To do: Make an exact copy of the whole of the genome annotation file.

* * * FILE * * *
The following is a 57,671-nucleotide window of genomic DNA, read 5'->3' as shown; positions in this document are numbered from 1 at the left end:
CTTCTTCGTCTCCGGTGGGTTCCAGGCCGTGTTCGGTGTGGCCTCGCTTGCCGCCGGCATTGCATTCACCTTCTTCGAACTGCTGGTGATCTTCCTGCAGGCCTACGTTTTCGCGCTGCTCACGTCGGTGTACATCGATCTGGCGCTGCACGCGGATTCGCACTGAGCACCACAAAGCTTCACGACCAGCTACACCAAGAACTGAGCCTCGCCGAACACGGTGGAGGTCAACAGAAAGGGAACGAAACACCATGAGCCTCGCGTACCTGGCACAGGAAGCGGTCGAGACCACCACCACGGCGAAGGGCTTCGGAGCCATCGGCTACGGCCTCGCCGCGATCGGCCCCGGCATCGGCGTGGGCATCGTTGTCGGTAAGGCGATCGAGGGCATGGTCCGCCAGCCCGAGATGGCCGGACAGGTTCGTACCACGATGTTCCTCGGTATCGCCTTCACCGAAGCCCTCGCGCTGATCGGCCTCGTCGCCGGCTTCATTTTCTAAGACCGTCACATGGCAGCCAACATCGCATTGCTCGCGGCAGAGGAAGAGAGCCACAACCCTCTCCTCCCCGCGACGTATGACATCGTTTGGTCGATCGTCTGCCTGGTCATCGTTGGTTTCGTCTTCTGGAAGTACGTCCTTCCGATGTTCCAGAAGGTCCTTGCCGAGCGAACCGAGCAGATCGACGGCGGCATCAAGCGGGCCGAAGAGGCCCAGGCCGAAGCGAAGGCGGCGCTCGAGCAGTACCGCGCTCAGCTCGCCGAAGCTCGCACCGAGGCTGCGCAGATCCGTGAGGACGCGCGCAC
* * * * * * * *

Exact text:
The following is a 57,671-nucleotide window of genomic DNA, read 5'->3' as shown; positions in this document are numbered from 1 at the left end:
CTTCTTCGTCTCCGGTGGGTTCCAGGCCGTGTTCGGTGTGGCCTCGCTTGCCGCCGGCATTGCATTCACCTTCTTCGAACTGCTGGTGATCTTCCTGCAGGCCTACGTTTTCGCGCTGCTCACGTCGGTGTACATCGATCTGGCGCTGCACGCGGATTCGCACTGAGCACCACAAAGCTTCACGACCAGCTACACCAAGAACTGAGCCTCGCCGAACACGGTGGAGGTCAACAGAAAGGGAACGAAACACCATGAGCCTCGCGTACCTGGCACAGGAAGCGGTCGAGACCACCACCACGGCGAAGGGCTTCGGAGCCATCGGCTACGGCCTCGCCGCGATCGGCCCCGGCATCGGCGTGGGCATCGTTGTCGGTAAGGCGATCGAGGGCATGGTCCGCCAGCCCGAGATGGCCGGACAGGTTCGTACCACGATGTTCCTCGGTATCGCCTTCACCGAAGCCCTCGCGCTGATCGGCCTCGTCGCCGGCTTCATTTTCTAAGACCGTCACATGGCAGCCAACATCGCATTGCTCGCGGCAGAGGAAGAGAGCCACAACCCTCTCCTCCCCGCGACGTATGACATCGTTTGGTCGATCGTCTGCCTGGTCATCGTTGGTTTCGTCTTCTGGAAGTACGTCCTTCCGATGTTCCAGAAGGTCCTTGCCGAGCGAACCGAGCAGATCGACGGCGGCATCAAGCGGGCCGAAGAGGCCCAGGCCGAAGCGAAGGCGGCGCTCGAGCAGTACCGCGCTCAGCTCGCCGAAGCTCGCACCGAGGCTGCGCAGATCCGTGAGGACGCGCGCAC